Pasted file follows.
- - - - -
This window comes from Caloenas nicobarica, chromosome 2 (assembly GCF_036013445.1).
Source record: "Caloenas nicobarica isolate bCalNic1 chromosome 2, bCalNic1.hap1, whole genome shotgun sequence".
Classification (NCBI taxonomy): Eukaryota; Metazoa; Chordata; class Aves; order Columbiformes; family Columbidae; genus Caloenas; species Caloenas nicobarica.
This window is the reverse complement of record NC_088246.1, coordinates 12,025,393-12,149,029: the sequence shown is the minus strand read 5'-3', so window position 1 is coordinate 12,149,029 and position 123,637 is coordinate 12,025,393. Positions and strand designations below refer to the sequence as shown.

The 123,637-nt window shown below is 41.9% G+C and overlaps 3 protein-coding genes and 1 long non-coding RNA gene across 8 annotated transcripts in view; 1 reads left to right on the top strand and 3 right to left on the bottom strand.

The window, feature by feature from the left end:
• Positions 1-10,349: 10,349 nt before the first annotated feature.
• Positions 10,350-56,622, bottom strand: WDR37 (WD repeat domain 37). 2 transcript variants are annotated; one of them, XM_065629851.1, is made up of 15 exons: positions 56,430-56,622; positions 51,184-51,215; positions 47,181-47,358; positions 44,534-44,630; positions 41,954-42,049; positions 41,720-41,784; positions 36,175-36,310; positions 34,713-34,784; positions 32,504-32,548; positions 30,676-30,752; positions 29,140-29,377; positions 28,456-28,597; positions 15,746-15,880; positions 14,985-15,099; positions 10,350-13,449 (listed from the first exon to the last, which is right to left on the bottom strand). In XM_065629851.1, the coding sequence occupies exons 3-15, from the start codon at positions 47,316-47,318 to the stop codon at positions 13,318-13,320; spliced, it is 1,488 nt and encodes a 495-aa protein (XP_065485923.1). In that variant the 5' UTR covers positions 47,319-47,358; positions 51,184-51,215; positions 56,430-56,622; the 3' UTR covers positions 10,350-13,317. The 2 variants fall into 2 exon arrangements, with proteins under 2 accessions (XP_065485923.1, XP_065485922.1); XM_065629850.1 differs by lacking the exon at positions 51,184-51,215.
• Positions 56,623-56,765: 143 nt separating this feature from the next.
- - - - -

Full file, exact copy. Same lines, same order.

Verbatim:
This window comes from Caloenas nicobarica, chromosome 2 (assembly GCF_036013445.1).
Source record: "Caloenas nicobarica isolate bCalNic1 chromosome 2, bCalNic1.hap1, whole genome shotgun sequence".
Classification (NCBI taxonomy): Eukaryota; Metazoa; Chordata; class Aves; order Columbiformes; family Columbidae; genus Caloenas; species Caloenas nicobarica.
This window is the reverse complement of record NC_088246.1, coordinates 12,025,393-12,149,029: the sequence shown is the minus strand read 5'-3', so window position 1 is coordinate 12,149,029 and position 123,637 is coordinate 12,025,393. Positions and strand designations below refer to the sequence as shown.

The 123,637-nt window shown below is 41.9% G+C and overlaps 3 protein-coding genes and 1 long non-coding RNA gene across 8 annotated transcripts in view; 1 reads left to right on the top strand and 3 right to left on the bottom strand.

The window, feature by feature from the left end:
• Positions 1-10,349: 10,349 nt before the first annotated feature.
• Positions 10,350-56,622, bottom strand: WDR37 (WD repeat domain 37). 2 transcript variants are annotated; one of them, XM_065629851.1, is made up of 15 exons: positions 56,430-56,622; positions 51,184-51,215; positions 47,181-47,358; positions 44,534-44,630; positions 41,954-42,049; positions 41,720-41,784; positions 36,175-36,310; positions 34,713-34,784; positions 32,504-32,548; positions 30,676-30,752; positions 29,140-29,377; positions 28,456-28,597; positions 15,746-15,880; positions 14,985-15,099; positions 10,350-13,449 (listed from the first exon to the last, which is right to left on the bottom strand). In XM_065629851.1, the coding sequence occupies exons 3-15, from the start codon at positions 47,316-47,318 to the stop codon at positions 13,318-13,320; spliced, it is 1,488 nt and encodes a 495-aa protein (XP_065485923.1). In that variant the 5' UTR covers positions 47,319-47,358; positions 51,184-51,215; positions 56,430-56,622; the 3' UTR covers positions 10,350-13,317. The 2 variants fall into 2 exon arrangements, with proteins under 2 accessions (XP_065485923.1, XP_065485922.1); XM_065629850.1 differs by lacking the exon at positions 51,184-51,215.
• Positions 56,623-56,765: 143 nt separating this feature from the next.